This is especially true for raising a special needs child. After all, there are plenty of how-to books on raising kids, but what if your child has a learning disability? Stimulation or sensory issues? Physical disabilities? No two cases are the same, and even something more common, such as autism, cannot be addressed with a generalization.

Namine’s heart defect (double-inlet left-ventricle) is a well known defect. The three surgeries needed to amend it (I won’t say “fix,” because there is no fixing it) are just as well documented, but even that can vary. Namine herself provides the perfect example – her heart surgeon had to adjust the first surgery in order to suit Namine’s unique physiology.

But caudal regression is whole different story. Even the name for the defect is just a generalization – it basically means something went wrong on the tail end of the body. Treatment depends on the patient. Is there a partially formed sacrum or no sacrum at all? (Namine’s is partially formed.) What about the pelvis? Are the hips dislocated? (Yes.) Are kneecaps present? (No.) Can the patient move their legs? While Namine can move her legs, her hip movement is restricted, and her left knee hardly bends at all.

Each child is unique, and each child develops and progresses at his or her own pace. Not everything goes smoothly; Namine needed a trach, thus pushing back her vocal development. She can talk now, but still has trouble with plosive sounds. She was born with clubfeet, so she is only now, at two years old, learning to walk – and that would not be possible without the repair surgery, which has had its own complications.

But children are stronger than we know, and perhaps more than we give them credit for. Namine has proven this to us time and again, and still we forget. Today is another reminder, and another milestone: in therapy, Namine walked with a walker. And every day, she climbs and stands using anything she can reach that will support her. Chairs, the couch, boxes, you name it. Far from avoiding work, she strives for it and uses anything she can to strengthen her legs and feet.


  1. “something more common, such as autism, cannot be addressed with a generalization.”

    Very, VERY true! I was born with autism, and the second-greatest unrealistic expectation I contend with (the greatest being that I behave “normally) is that I am expected to behave like someone’s child/sibling/cousin/friend with autism. I’m stereotyped into many categories that are very different from the person I am. I am expected to have an affinity for math and science; while I’m good at these things, my passions lie in the arts — I can’t go an hour without making up a story, and I’d be happy spending the rest of my life designing costumes.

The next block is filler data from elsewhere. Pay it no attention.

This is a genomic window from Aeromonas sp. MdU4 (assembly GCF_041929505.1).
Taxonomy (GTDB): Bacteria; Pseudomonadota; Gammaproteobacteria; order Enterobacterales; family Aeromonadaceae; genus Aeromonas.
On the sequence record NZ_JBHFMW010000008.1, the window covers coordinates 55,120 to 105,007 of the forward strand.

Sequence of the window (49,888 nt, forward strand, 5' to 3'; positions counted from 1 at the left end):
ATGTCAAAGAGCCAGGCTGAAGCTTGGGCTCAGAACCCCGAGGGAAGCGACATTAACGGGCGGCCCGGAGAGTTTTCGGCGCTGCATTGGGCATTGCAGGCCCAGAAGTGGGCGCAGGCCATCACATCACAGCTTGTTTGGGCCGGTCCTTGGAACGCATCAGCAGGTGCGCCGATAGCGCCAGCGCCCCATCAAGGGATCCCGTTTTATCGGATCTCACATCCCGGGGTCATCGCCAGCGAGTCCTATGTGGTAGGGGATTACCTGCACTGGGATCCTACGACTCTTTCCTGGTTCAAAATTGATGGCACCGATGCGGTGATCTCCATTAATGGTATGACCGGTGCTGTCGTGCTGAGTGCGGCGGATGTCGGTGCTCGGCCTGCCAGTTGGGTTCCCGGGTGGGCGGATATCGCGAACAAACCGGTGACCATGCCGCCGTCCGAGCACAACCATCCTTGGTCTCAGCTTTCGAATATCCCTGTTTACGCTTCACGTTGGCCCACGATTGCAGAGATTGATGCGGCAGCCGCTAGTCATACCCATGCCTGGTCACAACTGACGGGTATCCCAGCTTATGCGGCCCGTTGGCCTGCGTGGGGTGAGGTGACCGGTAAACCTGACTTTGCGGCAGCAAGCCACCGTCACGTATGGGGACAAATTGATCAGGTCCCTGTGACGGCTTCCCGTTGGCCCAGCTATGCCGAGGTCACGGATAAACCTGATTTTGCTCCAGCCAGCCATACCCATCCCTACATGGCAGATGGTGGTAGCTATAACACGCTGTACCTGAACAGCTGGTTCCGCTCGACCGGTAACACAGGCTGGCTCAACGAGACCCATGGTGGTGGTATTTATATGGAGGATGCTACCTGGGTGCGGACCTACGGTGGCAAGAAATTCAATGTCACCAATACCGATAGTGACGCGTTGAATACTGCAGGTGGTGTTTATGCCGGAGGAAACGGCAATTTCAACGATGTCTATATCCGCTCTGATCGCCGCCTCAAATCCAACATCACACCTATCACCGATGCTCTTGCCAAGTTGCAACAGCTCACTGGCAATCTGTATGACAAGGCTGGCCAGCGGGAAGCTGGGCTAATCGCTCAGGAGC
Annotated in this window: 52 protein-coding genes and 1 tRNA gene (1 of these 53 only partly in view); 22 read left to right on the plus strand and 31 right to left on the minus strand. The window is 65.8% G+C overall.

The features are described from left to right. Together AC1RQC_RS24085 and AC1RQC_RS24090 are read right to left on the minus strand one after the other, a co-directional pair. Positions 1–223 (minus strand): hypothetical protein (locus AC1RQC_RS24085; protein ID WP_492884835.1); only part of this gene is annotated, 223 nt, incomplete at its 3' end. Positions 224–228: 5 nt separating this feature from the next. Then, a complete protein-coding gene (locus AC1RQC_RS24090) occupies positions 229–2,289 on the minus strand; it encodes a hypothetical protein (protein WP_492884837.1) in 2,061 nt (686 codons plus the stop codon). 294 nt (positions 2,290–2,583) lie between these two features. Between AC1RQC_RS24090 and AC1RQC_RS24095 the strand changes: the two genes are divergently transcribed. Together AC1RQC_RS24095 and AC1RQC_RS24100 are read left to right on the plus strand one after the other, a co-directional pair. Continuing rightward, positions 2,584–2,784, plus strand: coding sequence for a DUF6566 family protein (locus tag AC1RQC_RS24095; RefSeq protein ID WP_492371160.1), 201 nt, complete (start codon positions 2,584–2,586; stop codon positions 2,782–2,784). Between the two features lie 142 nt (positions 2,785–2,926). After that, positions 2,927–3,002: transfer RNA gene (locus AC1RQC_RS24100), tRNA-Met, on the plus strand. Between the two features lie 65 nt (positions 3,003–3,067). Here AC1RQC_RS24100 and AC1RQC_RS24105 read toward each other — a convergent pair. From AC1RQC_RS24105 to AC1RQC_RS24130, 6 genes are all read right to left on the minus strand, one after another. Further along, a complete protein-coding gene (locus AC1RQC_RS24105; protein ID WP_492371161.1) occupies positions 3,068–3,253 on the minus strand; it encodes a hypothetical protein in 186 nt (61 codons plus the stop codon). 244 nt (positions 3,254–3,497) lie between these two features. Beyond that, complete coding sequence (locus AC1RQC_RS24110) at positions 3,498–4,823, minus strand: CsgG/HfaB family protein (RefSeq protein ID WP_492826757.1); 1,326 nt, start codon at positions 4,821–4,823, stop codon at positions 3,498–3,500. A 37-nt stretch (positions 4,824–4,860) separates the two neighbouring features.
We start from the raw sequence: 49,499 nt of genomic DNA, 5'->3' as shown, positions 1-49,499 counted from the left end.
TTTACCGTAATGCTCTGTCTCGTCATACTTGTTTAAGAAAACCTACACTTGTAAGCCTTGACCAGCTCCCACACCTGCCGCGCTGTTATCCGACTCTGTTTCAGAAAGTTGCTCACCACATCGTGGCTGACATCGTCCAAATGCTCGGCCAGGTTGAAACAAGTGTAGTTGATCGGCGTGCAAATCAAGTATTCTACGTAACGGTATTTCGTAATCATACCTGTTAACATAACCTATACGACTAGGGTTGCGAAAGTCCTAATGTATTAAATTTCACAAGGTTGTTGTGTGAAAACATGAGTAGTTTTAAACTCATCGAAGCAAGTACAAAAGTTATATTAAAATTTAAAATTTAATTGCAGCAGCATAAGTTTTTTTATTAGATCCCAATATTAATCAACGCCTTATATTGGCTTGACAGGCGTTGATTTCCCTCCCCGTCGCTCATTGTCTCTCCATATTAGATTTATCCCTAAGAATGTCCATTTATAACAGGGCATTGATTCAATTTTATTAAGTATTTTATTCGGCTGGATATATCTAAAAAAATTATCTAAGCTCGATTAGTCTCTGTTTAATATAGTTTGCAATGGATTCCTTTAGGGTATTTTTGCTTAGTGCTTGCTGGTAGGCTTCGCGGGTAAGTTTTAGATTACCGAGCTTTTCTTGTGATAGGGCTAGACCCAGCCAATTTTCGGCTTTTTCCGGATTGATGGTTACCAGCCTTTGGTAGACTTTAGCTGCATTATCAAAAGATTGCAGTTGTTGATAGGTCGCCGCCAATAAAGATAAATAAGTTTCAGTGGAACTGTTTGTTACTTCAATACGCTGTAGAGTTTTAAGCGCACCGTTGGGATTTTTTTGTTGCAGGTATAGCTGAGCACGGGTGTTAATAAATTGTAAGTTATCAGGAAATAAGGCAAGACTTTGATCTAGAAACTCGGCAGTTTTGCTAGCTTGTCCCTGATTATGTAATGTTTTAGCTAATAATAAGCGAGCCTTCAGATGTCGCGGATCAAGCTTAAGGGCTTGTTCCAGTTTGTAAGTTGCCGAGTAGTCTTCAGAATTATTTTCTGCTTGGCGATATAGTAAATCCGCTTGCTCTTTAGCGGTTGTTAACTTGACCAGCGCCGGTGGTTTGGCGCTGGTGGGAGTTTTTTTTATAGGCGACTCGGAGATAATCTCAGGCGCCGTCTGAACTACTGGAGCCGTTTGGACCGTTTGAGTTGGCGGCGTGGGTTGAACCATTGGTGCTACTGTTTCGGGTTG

I’m not and have never been speech-delayed. I never to my knowledge threw a tantrum in a public place. And while I may shy away from the contact of strangers, I have never had a problem touching or hugging my friends and family.

    Also, I want to commend Namine’s parents for their acceptance of her AS SHE IS. As I mentioned above, the single biggest expectation of me is that I can and should learn to behave “normally”. (What is “normal” anyway?) I will never be able to tolerate loud noise or flashing lights. I will always have a need for a personal-space bubble greater than others. Much of my childhood was driven by people trying to erase my “quirks” (I was not officially diagnosed until I was thirteen). Things that might have been fun became chores because I was being pushed to do them the way other children did, and in some cases was forced into them in the first place in an attempt to force me to socialize. The example I use is dance. From the time I was little, dance was associated with pressure, with being forced to do things I really didn’t want to and then being told I wasn’t doing them well enough (I innately lack motor skills). In my junior year of high school, I took my last dance class, and was glad it was done and over. About five months later, I discovered myself listening to certain songs and picturing in my mind movements to accompany these songs. I began to take the movements out of my mind and onto the floor, and it was then that I rediscovered the sheer joy of dancing. Now I want to complain that I don’t get to dance enough. Who knows how much sooner I would have discovered it if I hadn’t been forced into it. And who knows what other things that I now despise could have been joyful under other circumstances?

    Keep accepting Namine, differences and all, and insist that the world do the same.

  2. ‘ad-lib’ indeed. I call parenting a constant judgment call. That is if a parent chooses or learns to think about their own behavior and its effects on their child. (oops. going off on a tangent here.) You are so correct in that many diagnoses only categorize a child’s issues – not specifies them for protocol intervention, or parenting. Both autism and cerebral palsy are quite individual in presentation. The individuality of each child is a primary reason to be suspicious of treatments that ‘treat all’ children in (esp many) diagnostic categories.

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